K. Sridhar

K. Sridhar


If music is the language of the soul, then the music of K. Sridhar is a rare and profound glimpse into a lifetime dedicated to the expression of divine sound. It is rare for musicans to master both the North (Hindustani) and South (Carnatic) traditions within Indian Classical Music.


K. Sridhar is one of today's finest exponents of the Sarod, a 25 stringed fretless instrument that is thought to "sing" with its incredible range of coloration and sensitive sound. His mastery has earned him the title of Sur Mani (Sky Jewel) as well as tours with Peter Gabriel's non-profit W.O.M.A.D. There's a reason why Ravi Shankar chose him as the youngest member ever of his orchestral group.

K. Sridhar descends from fourteen generations of North Indian temple musicians. From infancy, he was initiated into a highly structured form of training and later he studied under the foremost masters of the day, often practicing more than 15 hours a day. From all these influences, K. Sridhar has woven together a universally appealing sound that excites audiences worldwide.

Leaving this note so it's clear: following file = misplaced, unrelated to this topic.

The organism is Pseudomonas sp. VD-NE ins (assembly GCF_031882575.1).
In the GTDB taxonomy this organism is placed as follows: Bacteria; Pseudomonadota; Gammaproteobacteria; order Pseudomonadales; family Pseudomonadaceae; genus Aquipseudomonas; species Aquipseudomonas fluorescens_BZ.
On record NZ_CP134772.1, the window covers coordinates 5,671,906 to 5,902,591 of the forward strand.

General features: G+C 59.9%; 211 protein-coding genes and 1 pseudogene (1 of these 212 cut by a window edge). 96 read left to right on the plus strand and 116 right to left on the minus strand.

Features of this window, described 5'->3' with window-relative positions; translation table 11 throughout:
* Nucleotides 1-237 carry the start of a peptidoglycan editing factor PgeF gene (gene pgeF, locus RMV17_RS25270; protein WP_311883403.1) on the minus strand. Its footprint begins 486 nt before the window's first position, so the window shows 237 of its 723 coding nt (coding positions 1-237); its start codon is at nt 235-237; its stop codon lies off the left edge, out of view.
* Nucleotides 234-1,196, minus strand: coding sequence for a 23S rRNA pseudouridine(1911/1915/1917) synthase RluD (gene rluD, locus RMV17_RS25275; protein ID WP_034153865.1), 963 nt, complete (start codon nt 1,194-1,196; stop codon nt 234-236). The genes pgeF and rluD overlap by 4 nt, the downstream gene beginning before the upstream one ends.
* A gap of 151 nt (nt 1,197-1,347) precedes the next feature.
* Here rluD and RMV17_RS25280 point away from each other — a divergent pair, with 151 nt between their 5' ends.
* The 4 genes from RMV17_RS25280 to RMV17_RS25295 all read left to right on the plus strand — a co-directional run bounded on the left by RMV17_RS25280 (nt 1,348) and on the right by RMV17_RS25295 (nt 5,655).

In 1982 K. Sridhar started touring out of India and has given hundreds of concerts in Great Britain, Ireland, France, Sweden, Mexico, Denmark and the USA. Recently, on the request of his students, K. Sridhar has changed his residency to the USA where he has performed at the Smithsonian's Freer Gallery, Duke University, Chicago Cultural Center, the World Music Institute and many others.


K. Sridhar has made twelve recordings on both European, Middle Eastern, and American labels, including Peter Gabriel's RealWorld Records. He also has composed numerous soundtracks for film.


Set List

A concert of North Indian Classical Musci typically consists of the performance of two ragas, each about an hour in length with an intermission in between. Indian music is 99% improvised, based upon a melodic structure known as raga. The instrumentalist spontaneously composes the piece, at first solo and then accompanied by percussion. K. Sridhar's concerts feature extended periods that allow time to explore the many moods of a particular raga. A raga then lingers in the mind, just as a cut flower or incense perfumes a room.